Salmon facial recognition project to be launched in January
16 December 2019 15:04 GMT

Fishing firm Cermaq has said its iFarm project has been scaled to the approval for four licenses, and will be launched in Steigen, Nordland county, in January. The first transfer of fish to the sea is planned for autumn 2020.

Cermaq's strategy is to strengthen fish farming in coastal areas in order to utilize the natural advantages for production of sustainable food in the ocean. The future of Norwegian farming depends on the success of achieving the combination of sustainable and cost-effective production. iFarm is a unique technology for individual-based farming and is therefore central to Cermaq's strategy to strengthen coastal farming.

iFarm is based on image recognition and identification of each individual salmon and individual follow-up of each fish, e.g. a fish with sea lice can be sorted aside for treatment. At the same time, the need to handle the fish is significantly reduced, thus improving fish health and welfare.

"This is the best Christmas present we could get," says the euphoric and happy Fish Health Manager in Cermaq Karl Fredrik Ottem, who will lead the iFarm project.

Cermaq, BioSort and the Directorate of Fisheries have clarified how the project can be scaled to four development licenses. It also means that the project will not progress as far toward commercial testing as originally planned.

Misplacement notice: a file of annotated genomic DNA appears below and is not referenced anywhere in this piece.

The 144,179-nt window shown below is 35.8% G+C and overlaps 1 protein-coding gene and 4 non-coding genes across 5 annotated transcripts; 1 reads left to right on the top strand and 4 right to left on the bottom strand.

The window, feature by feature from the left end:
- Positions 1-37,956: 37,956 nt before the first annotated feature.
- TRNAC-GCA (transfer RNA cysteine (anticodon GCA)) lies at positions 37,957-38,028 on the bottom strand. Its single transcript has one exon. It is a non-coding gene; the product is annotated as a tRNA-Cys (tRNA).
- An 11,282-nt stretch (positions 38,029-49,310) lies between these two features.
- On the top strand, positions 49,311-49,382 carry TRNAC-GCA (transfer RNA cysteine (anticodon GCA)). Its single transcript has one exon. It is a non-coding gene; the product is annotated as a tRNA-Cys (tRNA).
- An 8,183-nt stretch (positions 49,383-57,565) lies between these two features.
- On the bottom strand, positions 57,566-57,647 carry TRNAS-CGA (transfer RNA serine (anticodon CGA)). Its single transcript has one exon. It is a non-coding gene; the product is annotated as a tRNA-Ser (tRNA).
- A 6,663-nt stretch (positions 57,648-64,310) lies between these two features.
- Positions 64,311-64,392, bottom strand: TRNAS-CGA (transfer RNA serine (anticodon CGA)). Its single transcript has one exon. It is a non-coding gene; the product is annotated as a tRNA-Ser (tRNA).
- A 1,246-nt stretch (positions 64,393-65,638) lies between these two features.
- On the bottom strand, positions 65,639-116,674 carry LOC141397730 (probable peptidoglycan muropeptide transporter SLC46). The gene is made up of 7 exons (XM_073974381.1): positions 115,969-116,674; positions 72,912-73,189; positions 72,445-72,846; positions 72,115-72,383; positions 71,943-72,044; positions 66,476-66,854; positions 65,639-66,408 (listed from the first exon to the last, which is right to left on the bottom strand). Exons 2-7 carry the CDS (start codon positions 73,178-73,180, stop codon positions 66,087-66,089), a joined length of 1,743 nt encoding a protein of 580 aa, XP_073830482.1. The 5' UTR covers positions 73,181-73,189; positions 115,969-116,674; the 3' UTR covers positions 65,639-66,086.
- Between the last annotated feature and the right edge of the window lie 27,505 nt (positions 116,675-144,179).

“The goal of the project is to develop prototypes with the central functions of iFarm to clarify whether it is technologically possible to operate individual salmon farming in net pens in the sea. An important part of the iFarm project is to document how the fish's behaviour and welfare will interact with the new technological solutions and functionalities”, says Karl Fredrik Ottem.

BioSort, the company which develops the sensor-based solutions in iFarm, has already conducted several tests at the Institute of Marine Research at their research centre at Matre.

“The key in iFarm is that we monitor each salmon using machine vision, establishing a health record for each individual, and can sort aside the fish that needs follow up. This will be useful not only for farmers, but also for authorities and consumers. We are looking forward to getting started, and several new positions will now be filled”, says Geir Stang Hauge, CEO of BioSort.

“Individualised farming, which is at the heart of iFarm, truly addresses animal welfare. If successful, this could have a great potential for the authorities if the administrations will have access to real-time information about, e.g. biomass, lice situation and disease conditions at each sea site”, says Chief Veterinary Officer Kristina Landsverk in the Norwegian Food Safety Authority

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